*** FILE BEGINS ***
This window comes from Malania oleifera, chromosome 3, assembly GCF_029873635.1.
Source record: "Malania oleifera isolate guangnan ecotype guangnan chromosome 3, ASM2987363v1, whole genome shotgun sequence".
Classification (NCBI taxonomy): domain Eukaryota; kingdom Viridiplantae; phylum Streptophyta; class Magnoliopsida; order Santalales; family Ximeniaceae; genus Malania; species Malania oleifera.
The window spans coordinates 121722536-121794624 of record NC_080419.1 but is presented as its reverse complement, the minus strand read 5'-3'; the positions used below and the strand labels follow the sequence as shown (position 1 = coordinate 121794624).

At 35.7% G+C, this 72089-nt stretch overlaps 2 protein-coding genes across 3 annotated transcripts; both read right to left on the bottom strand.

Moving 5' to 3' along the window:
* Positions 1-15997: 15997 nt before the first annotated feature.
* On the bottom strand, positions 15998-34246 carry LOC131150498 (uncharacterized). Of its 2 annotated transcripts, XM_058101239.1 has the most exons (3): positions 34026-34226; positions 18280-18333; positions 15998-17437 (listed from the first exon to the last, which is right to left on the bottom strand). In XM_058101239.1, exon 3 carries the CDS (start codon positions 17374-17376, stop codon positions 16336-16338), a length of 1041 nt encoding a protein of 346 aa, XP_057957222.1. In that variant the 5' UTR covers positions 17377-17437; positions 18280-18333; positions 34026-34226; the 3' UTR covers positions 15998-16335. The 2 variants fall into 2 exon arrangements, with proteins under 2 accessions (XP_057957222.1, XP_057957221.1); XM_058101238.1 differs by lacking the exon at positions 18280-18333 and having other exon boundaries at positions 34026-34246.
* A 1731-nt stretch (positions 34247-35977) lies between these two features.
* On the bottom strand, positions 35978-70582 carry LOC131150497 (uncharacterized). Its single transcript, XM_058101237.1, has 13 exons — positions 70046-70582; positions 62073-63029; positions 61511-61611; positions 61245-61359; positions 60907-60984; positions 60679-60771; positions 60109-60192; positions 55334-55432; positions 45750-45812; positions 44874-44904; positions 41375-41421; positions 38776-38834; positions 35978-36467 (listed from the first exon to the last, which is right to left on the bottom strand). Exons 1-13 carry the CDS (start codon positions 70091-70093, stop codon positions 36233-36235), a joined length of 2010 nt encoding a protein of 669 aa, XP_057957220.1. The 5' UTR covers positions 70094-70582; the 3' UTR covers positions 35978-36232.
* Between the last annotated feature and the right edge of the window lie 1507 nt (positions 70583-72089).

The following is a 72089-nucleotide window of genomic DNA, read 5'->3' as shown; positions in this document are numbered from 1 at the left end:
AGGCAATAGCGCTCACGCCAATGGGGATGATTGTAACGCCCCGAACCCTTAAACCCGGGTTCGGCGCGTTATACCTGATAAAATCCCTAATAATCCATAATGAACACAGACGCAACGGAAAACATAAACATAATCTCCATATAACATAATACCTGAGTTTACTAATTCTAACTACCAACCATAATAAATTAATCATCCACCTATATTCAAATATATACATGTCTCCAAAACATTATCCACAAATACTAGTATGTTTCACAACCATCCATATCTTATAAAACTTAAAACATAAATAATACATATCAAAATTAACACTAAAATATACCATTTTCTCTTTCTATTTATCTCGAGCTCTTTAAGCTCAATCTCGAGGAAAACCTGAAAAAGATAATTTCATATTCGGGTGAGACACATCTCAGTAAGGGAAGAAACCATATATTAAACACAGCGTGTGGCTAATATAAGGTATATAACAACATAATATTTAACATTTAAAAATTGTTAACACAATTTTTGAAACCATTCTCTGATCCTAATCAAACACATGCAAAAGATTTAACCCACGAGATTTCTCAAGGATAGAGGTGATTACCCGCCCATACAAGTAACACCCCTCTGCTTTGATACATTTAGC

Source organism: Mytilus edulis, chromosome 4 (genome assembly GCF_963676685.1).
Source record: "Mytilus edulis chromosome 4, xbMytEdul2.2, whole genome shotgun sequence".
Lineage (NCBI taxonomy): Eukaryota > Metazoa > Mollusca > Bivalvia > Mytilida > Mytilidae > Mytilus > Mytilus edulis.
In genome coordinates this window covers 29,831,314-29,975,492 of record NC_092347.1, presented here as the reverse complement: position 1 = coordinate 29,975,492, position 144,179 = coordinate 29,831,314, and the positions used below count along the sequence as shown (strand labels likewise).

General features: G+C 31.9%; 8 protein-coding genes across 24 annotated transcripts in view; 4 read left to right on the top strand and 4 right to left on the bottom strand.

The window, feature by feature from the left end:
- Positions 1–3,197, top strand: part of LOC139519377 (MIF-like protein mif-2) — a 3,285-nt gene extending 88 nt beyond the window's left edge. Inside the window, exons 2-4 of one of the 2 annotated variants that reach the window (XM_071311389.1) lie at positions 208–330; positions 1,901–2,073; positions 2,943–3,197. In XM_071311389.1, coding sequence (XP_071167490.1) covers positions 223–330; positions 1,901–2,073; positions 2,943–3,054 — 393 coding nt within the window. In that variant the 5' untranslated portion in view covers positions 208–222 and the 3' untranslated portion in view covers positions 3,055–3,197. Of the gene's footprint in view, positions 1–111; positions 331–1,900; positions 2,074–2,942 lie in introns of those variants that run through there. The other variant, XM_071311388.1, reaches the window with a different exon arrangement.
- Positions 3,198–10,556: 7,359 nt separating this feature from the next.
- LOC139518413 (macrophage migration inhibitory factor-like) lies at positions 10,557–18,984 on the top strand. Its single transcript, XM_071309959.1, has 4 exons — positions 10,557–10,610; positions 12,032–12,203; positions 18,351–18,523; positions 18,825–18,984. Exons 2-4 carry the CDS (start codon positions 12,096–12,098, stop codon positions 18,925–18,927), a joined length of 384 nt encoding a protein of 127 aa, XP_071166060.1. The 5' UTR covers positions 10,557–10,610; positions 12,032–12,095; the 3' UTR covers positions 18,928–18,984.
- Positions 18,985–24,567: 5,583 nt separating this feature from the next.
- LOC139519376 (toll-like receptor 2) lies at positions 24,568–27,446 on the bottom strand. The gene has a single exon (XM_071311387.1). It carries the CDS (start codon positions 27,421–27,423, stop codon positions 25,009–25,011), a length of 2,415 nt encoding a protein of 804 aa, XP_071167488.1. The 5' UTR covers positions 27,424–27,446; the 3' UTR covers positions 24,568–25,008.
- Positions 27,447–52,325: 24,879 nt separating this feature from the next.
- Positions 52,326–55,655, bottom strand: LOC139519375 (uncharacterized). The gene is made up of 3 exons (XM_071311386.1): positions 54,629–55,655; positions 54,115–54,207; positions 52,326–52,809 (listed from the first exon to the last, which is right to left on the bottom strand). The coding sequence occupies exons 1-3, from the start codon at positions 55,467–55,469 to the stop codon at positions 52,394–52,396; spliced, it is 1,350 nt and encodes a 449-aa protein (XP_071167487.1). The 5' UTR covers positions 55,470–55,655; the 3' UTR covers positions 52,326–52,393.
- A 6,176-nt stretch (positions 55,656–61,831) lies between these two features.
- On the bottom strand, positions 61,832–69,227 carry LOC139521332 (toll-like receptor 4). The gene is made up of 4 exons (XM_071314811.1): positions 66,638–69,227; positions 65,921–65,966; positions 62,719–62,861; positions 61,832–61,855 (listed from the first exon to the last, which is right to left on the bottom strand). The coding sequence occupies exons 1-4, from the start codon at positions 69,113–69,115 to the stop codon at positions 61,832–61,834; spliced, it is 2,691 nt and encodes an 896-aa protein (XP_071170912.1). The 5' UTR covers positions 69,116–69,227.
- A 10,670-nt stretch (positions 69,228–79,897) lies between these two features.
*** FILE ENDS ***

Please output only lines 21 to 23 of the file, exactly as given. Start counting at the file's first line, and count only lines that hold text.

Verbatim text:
- Positions 3,198–10,556: 7,359 nt separating this feature from the next.
- LOC139518413 (macrophage migration inhibitory factor-like) lies at positions 10,557–18,984 on the top strand. Its single transcript, XM_071309959.1, has 4 exons — positions 10,557–10,610; positions 12,032–12,203; positions 18,351–18,523; positions 18,825–18,984. Exons 2-4 carry the CDS (start codon positions 12,096–12,098, stop codon positions 18,925–18,927), a joined length of 384 nt encoding a protein of 127 aa, XP_071166060.1. The 5' UTR covers positions 10,557–10,610; positions 12,032–12,095; the 3' UTR covers positions 18,928–18,984.
- Positions 18,985–24,567: 5,583 nt separating this feature from the next.